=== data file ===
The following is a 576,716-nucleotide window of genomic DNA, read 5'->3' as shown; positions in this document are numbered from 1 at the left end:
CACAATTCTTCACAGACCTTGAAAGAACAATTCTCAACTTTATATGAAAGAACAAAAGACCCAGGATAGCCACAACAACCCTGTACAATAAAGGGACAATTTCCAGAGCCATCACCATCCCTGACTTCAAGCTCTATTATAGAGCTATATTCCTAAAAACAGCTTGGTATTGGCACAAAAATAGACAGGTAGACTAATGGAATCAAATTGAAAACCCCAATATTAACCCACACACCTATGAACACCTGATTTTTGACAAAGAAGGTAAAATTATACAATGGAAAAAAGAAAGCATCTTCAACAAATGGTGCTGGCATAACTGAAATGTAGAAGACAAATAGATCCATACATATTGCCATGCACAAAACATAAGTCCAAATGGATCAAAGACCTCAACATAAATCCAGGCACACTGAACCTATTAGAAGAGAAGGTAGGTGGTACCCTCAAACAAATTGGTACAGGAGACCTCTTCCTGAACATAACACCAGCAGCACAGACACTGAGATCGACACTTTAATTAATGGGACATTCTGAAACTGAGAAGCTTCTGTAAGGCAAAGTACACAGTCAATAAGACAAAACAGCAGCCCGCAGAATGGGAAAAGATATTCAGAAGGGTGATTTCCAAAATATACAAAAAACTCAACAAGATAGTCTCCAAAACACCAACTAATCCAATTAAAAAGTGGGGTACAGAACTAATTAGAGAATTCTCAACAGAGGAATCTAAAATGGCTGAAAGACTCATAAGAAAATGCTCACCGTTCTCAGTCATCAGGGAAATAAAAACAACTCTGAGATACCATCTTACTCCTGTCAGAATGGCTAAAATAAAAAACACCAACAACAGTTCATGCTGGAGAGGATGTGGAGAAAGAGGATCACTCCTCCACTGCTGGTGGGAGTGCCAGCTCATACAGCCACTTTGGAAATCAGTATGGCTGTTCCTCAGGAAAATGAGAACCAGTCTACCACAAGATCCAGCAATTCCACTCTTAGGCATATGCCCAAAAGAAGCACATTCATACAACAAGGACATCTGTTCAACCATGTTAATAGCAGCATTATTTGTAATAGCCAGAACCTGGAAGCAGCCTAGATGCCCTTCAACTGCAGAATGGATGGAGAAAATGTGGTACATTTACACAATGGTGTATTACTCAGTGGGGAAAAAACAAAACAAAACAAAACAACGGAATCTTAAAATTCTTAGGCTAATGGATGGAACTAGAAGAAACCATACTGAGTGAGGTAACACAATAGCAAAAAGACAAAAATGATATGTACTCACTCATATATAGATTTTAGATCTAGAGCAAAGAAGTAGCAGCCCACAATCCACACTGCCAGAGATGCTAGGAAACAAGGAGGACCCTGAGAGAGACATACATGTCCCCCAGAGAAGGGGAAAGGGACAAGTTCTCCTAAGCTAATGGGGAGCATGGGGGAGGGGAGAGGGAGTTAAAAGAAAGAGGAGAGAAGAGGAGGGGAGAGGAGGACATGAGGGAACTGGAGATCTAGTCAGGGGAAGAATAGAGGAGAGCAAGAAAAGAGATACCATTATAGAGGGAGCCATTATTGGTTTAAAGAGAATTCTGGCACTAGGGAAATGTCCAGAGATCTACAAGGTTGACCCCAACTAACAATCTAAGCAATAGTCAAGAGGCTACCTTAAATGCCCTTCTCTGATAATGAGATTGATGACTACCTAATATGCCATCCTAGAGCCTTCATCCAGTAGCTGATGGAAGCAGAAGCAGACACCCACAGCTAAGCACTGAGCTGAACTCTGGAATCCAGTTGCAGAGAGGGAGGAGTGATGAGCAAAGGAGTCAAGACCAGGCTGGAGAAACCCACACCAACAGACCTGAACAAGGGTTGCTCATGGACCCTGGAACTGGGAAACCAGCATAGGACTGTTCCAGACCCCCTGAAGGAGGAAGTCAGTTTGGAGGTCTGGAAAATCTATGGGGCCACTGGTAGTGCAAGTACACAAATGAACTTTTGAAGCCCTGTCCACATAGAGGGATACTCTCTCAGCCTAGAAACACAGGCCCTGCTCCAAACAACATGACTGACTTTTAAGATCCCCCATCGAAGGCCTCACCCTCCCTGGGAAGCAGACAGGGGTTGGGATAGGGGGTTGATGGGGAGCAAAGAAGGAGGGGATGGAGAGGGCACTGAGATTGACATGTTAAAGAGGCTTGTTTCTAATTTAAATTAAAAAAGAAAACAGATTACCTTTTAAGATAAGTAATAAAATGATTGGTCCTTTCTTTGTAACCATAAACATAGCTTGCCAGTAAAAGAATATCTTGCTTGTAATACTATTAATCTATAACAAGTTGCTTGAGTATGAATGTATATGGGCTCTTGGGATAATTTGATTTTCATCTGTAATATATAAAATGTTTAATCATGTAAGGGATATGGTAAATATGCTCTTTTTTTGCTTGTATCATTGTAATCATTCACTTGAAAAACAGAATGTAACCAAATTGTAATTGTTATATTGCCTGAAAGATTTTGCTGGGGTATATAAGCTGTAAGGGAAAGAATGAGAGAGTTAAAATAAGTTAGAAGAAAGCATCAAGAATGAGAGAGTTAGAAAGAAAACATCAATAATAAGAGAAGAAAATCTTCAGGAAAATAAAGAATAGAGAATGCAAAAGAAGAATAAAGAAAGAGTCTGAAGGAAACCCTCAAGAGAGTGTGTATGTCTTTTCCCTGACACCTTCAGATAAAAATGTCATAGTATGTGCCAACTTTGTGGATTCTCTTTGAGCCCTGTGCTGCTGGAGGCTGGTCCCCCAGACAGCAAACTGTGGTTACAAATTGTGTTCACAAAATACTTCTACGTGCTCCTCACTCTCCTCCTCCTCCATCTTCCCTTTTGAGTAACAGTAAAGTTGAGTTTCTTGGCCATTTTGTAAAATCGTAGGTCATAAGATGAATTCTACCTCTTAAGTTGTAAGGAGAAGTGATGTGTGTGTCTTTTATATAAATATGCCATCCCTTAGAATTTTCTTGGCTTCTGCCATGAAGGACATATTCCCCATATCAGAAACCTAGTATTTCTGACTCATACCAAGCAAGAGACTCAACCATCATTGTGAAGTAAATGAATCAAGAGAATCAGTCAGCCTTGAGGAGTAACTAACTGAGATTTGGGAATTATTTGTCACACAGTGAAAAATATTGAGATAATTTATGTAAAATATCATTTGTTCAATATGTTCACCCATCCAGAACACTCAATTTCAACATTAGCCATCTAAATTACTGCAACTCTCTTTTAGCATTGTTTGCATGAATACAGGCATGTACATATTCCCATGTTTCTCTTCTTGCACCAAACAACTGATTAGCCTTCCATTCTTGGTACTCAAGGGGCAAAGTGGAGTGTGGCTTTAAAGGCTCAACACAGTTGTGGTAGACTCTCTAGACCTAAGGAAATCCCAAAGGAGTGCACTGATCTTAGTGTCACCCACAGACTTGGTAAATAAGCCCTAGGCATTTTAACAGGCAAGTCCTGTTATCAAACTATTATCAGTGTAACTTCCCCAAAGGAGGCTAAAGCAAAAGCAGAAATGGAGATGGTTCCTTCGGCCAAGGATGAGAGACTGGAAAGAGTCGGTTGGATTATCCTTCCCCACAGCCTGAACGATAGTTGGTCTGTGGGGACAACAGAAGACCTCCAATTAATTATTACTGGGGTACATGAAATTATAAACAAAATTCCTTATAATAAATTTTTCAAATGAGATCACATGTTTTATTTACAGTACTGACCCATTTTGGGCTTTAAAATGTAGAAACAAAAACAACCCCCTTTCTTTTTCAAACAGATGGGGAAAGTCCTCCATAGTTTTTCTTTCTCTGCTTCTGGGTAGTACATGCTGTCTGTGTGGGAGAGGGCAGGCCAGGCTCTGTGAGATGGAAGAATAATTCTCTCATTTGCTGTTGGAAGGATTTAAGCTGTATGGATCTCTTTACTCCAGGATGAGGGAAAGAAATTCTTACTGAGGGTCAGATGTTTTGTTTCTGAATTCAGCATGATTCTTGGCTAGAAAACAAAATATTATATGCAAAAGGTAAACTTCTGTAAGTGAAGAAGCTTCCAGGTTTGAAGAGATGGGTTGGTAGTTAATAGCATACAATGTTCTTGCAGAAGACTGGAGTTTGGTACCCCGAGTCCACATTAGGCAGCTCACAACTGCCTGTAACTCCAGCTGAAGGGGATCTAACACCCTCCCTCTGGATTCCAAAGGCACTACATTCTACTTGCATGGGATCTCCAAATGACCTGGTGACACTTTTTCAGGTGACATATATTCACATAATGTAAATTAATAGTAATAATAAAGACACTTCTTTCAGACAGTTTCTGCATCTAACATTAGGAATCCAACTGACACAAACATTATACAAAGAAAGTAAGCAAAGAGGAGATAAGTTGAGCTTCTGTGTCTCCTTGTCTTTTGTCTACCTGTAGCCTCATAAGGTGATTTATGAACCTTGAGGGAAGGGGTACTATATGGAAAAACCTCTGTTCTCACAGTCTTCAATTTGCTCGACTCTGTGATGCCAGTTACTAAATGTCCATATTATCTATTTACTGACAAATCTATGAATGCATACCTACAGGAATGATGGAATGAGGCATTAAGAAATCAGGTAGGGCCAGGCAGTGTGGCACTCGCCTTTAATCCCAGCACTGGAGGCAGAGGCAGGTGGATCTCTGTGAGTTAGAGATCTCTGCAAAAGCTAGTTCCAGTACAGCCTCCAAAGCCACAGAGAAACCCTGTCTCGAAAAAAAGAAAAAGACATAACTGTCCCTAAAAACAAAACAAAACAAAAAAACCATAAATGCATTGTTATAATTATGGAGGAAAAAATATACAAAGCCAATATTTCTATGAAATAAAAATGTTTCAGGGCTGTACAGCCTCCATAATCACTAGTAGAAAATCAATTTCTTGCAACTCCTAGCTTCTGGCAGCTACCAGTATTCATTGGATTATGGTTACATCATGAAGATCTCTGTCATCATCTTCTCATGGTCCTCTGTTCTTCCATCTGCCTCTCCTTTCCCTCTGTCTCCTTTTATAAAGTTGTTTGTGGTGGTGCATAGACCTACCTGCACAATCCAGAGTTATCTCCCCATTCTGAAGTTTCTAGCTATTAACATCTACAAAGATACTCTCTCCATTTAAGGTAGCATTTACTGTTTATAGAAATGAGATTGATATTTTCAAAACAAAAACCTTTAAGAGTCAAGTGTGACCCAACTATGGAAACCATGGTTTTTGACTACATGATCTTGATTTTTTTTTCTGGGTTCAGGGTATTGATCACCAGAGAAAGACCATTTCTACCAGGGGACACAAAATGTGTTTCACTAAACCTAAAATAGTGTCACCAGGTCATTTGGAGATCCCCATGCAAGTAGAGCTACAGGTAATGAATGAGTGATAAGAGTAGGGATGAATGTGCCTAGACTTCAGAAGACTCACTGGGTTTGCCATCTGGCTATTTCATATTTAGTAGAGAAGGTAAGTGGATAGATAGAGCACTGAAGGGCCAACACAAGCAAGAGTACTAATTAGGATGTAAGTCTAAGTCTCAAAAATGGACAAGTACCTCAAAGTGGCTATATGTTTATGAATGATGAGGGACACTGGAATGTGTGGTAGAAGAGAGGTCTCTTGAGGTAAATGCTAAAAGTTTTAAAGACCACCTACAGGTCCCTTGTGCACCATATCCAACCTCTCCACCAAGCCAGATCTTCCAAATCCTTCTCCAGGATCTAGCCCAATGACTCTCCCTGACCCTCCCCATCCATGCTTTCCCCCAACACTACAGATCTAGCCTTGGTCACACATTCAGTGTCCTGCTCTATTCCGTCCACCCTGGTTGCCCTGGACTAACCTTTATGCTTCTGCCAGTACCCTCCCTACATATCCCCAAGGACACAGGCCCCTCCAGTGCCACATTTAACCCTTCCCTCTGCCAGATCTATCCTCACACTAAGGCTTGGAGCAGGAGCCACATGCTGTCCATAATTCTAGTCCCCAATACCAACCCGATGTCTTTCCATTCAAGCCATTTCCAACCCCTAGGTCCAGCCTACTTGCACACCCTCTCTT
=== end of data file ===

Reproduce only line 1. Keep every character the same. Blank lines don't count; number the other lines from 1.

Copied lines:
The following is a 576,716-nucleotide window of genomic DNA, read 5'->3' as shown; positions in this document are numbered from 1 at the left end: